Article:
Walmart is bringing VR instruction to all of its U.S. training centers

Walmart, the world’s largest retailer, will soon be using virtual reality to help train its employees on topics like management and customer service.

VR instruction will be used at each of the retailer’s 200 “Walmart Academy” training centers in the U.S. by the end of the year, helping educate the estimated 150,000 employees that will go through the program each year. Each location will have an Oculus Rift headset and gaming PC showcasing a collection of VR training content.

The virtual reality instruction Walmart will be using is entirely 360-degree video-based and will include interactive on-screen cues asking trainees to make decisions after encountering various situations. These scenarios may be related to customer service, management or seasonal situations like encountering the Black Friday rush in VR.

Training experiences will range from around thirty seconds to about five minutes and are meant to supplement traditional instruction.

The startup building these training experiences is STRIVR Labs, a relatively low-profile VR company that had previously focused largely on developing VR training for collegiate and professional athletics programs.

So, how did a deal like this get put together? Well, it all started when Brock McKeel, a senior director of operations at Walmart, saw the University of Arkansas football team using VR experiences built by STRIVR during practice. Following what the startup’s CEO Derek Belch referred to as a “fortuitous inbound,” STRIVR met with the retailer and launched a pilot program at the end of January at thirty of its training centers. During this time, the companies worked together to determine what virtual reality experiences made sense for Walmart in a training scenario, Belch says.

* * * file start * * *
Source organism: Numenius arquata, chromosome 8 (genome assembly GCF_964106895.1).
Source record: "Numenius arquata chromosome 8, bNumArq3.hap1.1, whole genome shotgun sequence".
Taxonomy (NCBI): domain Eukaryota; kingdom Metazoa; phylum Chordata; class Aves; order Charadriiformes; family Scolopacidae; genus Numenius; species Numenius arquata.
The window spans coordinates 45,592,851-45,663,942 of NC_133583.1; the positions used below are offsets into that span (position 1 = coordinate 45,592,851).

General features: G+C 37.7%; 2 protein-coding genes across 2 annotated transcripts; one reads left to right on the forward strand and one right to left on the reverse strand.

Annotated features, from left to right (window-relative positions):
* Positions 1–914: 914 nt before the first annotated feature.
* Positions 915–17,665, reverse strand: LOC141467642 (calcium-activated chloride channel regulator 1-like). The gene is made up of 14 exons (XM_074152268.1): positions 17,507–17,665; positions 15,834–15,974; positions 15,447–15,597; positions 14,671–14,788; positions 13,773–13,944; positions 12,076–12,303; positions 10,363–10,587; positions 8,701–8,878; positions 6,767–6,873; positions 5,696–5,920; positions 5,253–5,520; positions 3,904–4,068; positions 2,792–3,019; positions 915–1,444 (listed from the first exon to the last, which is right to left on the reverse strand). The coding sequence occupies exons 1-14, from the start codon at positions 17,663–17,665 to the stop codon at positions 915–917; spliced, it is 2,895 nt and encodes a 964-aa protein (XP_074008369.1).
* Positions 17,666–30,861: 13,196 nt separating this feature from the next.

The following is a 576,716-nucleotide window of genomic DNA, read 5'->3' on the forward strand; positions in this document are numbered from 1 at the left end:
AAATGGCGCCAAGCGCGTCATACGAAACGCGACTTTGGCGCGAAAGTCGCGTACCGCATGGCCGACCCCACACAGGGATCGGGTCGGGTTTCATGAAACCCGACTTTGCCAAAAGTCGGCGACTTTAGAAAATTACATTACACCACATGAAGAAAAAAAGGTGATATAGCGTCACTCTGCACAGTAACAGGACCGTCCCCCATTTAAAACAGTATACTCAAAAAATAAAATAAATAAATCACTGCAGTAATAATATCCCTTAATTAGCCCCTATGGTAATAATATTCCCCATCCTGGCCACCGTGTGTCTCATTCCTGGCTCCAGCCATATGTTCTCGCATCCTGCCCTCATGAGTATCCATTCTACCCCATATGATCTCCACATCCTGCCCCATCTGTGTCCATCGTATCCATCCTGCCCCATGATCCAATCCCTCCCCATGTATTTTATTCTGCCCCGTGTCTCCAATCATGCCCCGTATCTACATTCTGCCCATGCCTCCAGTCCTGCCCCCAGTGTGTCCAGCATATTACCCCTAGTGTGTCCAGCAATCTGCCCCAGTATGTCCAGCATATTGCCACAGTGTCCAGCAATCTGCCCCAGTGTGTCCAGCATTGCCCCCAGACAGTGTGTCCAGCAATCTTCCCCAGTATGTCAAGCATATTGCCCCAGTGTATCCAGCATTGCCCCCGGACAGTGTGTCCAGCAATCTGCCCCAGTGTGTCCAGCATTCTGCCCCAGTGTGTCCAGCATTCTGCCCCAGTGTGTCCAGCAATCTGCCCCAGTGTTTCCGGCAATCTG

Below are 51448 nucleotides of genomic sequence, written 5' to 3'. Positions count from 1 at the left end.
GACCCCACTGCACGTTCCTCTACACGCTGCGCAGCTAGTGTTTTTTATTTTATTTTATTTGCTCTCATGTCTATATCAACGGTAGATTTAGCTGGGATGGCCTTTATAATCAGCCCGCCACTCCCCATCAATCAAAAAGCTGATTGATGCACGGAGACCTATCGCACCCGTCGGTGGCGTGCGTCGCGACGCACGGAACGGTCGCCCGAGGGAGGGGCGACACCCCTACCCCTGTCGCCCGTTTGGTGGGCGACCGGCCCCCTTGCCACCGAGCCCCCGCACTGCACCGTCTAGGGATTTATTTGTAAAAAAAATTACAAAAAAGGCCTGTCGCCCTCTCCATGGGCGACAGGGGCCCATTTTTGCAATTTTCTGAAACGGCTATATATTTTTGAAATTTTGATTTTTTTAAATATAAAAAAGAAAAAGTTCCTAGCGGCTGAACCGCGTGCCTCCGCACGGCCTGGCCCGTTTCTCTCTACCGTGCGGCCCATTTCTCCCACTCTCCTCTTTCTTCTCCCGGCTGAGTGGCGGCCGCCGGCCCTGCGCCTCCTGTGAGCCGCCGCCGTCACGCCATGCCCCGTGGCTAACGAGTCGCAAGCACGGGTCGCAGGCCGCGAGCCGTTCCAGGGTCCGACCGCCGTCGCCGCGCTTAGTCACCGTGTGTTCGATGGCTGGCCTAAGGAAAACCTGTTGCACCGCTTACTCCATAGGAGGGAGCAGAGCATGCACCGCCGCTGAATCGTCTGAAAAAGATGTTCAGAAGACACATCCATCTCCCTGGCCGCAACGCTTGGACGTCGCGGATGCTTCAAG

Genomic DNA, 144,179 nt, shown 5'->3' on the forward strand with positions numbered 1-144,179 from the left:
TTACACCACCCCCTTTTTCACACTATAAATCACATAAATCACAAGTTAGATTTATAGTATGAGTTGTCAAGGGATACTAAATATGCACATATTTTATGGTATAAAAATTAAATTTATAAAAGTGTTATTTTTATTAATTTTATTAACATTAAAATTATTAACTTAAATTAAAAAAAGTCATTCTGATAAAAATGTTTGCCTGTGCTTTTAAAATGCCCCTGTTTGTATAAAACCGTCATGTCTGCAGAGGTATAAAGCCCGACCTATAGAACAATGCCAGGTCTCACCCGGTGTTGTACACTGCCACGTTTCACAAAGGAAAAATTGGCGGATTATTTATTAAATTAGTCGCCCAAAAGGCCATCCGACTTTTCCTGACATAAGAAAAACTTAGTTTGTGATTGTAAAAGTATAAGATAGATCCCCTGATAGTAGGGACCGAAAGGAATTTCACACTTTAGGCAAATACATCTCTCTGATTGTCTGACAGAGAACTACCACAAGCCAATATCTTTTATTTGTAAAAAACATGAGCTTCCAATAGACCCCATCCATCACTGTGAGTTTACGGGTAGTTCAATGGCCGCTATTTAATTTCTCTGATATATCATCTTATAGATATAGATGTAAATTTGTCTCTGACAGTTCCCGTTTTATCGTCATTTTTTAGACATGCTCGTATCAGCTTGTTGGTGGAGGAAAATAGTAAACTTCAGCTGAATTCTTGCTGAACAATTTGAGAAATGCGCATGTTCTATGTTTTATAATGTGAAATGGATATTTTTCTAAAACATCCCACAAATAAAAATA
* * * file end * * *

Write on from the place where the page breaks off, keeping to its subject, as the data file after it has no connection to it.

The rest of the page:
“We don’t do anything that is not a good use case for VR,” he said. “We have experiences for the lowest-level bagger all the way up to the store management.”

Now, a few months later the deal between the two has been signed and STRIVR is already gathering interest from new customers, including a financial service company and a major auto manufacturer.

STRIVR Labs is notable in that it’s a profitable virtual reality startup. Belch wouldn’t talk exact numbers but noted that over the past two years the company has done “several million in revenue,” noting that the exact number was north of $10 million.┬áThe company has raised $5 million in funding from Signia Venture Partners, BMW i Ventures, Advancit Capital and Presence Capital.

“When you have literally the biggest company in the world as your first enterprise customer, that’s kind of a big deal,” Belch told TechCrunch.